Estate planning is the process of anticipating and arranging for the disposal of an estate. Estate planning typically attempts to eliminate uncertainties over the administration of a probate and maximize the value of the estate by reducing taxes and other expenses.
Guardians are often designated for minor children and beneficiaries in incapacity.
Estate planning involves the will, trusts, beneficiary designations, powers of appointment, property ownership (joint tenancy with rights of survivorship, tenancy in common, tenancy by the entirety), gift, and powers of attorney, specifically the durable financial power of attorney and the durable medical power of attorney.
After widespread litigation and media coverage surrounding the Terri Schiavo case, estate planning attorneys now often advise clients to also create a living will. Specific final arrangements, such as whether to be buried or cremated, are also often part of the documents. More sophisticated estate plans may even cover deferring or decreasing estate taxes or winding up a business.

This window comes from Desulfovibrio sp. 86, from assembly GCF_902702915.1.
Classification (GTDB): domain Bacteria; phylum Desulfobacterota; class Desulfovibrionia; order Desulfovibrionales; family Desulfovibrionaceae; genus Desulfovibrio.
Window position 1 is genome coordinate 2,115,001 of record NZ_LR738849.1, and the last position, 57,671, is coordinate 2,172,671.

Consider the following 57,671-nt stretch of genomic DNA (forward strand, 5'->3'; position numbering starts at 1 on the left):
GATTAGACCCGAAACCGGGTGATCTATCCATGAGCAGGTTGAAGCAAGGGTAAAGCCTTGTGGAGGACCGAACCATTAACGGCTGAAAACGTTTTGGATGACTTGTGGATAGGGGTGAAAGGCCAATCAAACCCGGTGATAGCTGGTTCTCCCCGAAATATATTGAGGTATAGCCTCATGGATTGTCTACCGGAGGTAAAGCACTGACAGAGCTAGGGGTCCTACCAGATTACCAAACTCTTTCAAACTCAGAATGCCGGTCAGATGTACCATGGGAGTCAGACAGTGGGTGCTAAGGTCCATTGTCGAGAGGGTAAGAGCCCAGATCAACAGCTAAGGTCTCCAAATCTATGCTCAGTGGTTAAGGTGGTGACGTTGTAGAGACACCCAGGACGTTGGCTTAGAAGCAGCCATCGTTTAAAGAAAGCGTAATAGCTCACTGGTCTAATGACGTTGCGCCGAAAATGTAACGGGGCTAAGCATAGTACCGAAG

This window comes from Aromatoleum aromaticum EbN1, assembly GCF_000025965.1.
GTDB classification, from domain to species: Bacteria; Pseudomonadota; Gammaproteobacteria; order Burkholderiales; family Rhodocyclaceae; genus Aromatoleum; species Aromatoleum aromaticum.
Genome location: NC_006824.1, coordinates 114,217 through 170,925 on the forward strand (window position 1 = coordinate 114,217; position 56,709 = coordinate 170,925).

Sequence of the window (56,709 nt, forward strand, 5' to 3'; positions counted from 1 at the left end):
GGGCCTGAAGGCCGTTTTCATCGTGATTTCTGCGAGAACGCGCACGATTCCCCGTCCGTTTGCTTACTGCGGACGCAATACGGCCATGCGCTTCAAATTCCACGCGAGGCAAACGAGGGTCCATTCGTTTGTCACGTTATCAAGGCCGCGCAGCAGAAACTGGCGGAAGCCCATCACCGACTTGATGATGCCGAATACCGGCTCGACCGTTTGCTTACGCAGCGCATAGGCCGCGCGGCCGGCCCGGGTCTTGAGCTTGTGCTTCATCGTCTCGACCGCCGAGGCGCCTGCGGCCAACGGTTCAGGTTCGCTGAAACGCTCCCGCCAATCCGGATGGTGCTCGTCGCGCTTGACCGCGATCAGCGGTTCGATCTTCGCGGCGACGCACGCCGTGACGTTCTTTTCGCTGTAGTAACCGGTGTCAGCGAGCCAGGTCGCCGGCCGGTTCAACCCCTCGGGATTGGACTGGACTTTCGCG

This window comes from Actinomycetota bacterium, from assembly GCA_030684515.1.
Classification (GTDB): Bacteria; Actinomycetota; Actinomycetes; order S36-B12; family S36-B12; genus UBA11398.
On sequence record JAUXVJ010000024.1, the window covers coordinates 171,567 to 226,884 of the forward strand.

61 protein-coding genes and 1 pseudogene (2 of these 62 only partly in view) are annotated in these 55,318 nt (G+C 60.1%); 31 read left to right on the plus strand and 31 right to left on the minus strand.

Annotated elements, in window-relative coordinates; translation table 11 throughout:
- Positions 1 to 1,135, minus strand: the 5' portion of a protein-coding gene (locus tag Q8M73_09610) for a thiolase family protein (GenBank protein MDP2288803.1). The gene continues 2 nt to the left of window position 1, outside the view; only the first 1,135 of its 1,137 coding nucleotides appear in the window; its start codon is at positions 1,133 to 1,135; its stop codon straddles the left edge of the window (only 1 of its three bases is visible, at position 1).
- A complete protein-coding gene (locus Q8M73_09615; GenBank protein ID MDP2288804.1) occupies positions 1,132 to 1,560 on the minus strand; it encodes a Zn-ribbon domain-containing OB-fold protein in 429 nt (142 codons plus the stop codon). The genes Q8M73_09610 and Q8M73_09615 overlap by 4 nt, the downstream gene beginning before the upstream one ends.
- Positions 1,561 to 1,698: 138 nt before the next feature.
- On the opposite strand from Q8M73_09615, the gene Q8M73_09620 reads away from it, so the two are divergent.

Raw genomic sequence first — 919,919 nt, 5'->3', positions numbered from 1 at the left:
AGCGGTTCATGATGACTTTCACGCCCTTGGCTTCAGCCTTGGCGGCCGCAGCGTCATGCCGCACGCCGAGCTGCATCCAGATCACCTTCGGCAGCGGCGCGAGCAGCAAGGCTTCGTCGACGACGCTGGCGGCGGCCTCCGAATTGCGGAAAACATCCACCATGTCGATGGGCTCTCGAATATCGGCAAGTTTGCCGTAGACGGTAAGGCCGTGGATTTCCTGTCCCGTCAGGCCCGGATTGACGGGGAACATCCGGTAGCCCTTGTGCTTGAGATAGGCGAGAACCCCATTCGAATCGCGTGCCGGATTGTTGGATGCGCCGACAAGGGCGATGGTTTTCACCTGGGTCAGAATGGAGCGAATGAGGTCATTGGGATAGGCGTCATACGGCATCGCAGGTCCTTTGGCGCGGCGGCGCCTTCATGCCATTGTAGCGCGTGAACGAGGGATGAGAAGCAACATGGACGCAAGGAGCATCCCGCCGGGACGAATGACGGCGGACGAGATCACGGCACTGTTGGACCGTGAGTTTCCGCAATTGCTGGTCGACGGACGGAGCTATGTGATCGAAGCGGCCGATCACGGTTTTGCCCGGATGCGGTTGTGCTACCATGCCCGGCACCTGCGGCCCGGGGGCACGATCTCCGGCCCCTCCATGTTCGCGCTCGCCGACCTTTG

Trusts may be used to set up certain provisions for how minor children or developmentally disabled children will be distributed funds. For example, a spendthrift trust may be used to prevent wasteful spending by a spendthrift child, or a special needs trust may be used for developmentally disabled children.
By coordinating with our Seasoned Estate Planning attorneys, brokers, accountants and insurance professionals, we assist families through each phase of their financial development. This planning and the strategies employed are designed for accumulation, protection, and finally eventual passing of the client's estate to their chosen beneficiaries in an economical and efficient manner.